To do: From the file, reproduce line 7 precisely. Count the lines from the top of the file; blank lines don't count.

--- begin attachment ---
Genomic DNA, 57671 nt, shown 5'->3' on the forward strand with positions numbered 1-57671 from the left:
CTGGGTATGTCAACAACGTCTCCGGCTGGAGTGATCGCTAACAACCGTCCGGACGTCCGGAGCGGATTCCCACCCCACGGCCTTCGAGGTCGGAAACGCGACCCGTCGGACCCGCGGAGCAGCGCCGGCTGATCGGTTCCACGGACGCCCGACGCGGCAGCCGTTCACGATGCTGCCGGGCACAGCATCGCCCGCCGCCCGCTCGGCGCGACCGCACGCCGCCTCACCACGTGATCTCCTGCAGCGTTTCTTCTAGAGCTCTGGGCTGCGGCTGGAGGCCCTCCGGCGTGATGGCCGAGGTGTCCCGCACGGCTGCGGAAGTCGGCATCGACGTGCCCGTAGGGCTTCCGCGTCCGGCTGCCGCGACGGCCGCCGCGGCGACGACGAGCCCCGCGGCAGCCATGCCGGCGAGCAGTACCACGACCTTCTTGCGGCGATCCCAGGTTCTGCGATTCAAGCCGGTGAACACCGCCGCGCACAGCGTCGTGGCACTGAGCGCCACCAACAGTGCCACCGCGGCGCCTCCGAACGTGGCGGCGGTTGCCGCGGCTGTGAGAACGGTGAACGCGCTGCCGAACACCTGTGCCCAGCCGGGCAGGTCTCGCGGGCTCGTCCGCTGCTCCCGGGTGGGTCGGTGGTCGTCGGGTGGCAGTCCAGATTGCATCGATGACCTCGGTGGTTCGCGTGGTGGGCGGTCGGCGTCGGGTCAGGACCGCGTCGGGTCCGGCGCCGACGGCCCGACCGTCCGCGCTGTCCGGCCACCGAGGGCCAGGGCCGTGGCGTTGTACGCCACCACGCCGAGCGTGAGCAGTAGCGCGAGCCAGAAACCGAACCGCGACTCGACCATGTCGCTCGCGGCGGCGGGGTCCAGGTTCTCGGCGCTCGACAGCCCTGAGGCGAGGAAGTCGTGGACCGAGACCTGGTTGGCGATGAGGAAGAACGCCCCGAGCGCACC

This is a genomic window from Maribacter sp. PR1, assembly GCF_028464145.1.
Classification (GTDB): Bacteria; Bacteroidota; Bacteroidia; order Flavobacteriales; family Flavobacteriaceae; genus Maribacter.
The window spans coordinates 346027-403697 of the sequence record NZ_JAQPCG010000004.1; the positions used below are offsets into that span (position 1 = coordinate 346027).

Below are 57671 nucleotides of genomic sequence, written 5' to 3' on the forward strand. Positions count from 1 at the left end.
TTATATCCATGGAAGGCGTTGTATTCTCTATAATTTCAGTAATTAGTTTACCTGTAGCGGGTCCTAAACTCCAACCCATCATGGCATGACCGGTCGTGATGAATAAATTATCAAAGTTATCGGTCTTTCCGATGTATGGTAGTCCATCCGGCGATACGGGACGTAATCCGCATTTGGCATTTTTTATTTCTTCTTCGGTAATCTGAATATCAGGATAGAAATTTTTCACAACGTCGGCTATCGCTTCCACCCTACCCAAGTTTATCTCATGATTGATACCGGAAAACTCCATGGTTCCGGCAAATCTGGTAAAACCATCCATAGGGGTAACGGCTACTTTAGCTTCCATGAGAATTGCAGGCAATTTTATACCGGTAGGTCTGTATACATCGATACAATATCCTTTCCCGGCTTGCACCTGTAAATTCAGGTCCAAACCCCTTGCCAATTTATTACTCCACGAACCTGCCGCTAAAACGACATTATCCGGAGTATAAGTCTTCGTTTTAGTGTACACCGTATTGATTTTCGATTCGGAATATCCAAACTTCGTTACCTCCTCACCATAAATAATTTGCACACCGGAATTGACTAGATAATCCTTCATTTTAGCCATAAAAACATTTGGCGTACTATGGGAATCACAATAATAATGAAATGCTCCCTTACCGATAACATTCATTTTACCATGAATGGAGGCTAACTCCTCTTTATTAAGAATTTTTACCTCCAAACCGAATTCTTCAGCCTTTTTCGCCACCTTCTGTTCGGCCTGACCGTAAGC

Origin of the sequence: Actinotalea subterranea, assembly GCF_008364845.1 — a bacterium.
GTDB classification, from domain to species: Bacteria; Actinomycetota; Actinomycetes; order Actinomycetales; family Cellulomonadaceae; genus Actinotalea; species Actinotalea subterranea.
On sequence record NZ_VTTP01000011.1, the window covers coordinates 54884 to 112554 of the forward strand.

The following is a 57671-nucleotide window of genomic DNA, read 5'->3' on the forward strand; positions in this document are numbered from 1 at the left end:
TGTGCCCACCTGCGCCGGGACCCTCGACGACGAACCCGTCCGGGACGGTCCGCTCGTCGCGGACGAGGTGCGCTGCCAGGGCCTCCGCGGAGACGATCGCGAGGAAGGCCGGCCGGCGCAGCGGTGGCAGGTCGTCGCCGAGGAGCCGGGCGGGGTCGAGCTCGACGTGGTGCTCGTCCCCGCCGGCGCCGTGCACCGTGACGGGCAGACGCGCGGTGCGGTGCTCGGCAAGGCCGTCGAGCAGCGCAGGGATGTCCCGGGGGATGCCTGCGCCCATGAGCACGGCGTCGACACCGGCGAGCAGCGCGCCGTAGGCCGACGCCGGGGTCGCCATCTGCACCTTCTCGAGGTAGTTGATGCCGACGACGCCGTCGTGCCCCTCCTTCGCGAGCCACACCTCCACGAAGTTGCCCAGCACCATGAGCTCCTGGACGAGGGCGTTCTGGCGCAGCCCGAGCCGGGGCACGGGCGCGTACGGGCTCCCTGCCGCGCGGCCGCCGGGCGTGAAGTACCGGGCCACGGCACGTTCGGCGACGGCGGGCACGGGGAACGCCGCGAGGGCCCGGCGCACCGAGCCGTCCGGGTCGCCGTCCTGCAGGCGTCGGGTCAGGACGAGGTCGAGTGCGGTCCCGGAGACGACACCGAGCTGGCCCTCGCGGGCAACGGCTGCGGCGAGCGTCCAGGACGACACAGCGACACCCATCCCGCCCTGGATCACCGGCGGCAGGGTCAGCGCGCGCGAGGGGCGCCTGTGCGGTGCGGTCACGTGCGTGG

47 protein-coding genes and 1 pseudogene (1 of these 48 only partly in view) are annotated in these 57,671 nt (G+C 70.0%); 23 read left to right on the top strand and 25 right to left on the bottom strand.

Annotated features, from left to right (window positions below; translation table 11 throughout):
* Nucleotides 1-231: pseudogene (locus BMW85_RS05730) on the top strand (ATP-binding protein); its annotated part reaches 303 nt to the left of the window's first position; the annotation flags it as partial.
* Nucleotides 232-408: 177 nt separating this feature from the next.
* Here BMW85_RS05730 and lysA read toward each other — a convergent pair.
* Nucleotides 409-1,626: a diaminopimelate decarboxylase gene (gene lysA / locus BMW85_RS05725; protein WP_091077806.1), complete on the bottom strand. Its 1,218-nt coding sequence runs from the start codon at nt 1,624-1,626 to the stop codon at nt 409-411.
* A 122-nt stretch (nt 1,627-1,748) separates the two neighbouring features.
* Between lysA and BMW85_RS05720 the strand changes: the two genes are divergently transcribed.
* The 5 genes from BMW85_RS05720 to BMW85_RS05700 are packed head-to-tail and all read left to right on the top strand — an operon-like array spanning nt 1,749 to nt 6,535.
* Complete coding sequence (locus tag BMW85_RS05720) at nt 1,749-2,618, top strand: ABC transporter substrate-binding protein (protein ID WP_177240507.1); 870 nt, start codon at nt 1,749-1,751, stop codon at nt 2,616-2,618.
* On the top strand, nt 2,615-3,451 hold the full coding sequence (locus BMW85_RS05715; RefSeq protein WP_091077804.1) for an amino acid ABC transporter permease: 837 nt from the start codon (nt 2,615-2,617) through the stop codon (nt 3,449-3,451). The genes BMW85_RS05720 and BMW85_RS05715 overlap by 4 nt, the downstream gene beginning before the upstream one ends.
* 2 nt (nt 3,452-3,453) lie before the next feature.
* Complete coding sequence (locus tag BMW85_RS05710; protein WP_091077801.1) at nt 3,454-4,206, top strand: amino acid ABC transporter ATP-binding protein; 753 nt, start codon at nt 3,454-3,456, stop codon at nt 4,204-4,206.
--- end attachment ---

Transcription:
TTATATCCATGGAAGGCGTTGTATTCTCTATAATTTCAGTAATTAGTTTACCTGTAGCGGGTCCTAAACTCCAACCCATCATGGCATGACCGGTCGTGATGAATAAATTATCAAAGTTATCGGTCTTTCCGATGTATGGTAGTCCATCCGGCGATACGGGACGTAATCCGCATTTGGCATTTTTTATTTCTTCTTCGGTAATCTGAATATCAGGATAGAAATTTTTCACAACGTCGGCTATCGCTTCCACCCTACCCAAGTTTATCTCATGATTGATACCGGAAAACTCCATGGTTCCGGCAAATCTGGTAAAACCATCCATAGGGGTAACGGCTACTTTAGCTTCCATGAGAATTGCAGGCAATTTTATACCGGTAGGTCTGTATACATCGATACAATATCCTTTCCCGGCTTGCACCTGTAAATTCAGGTCCAAACCCCTTGCCAATTTATTACTCCACGAACCTGCCGCTAAAACGACATTATCCGGAGTATAAGTCTTCGTTTTAGTGTACACCGTATTGATTTTCGATTCGGAATATCCAAACTTCGTTACCTCCTCACCATAAATAATTTGCACACCGGAATTGACTAGATAATCCTTCATTTTAGCCATAAAAACATTTGGCGTACTATGGGAATCACAATAATAATGAAATGCTCCCTTACCGATAACATTCATTTTACCATGAATGGAGGCTAACTCCTCTTTATTAAGAATTTTTACCTCCAAACCGAATTCTTCAGCCTTTTTCGCCACCTTCTGTTCGGCCTGACCGTAAGC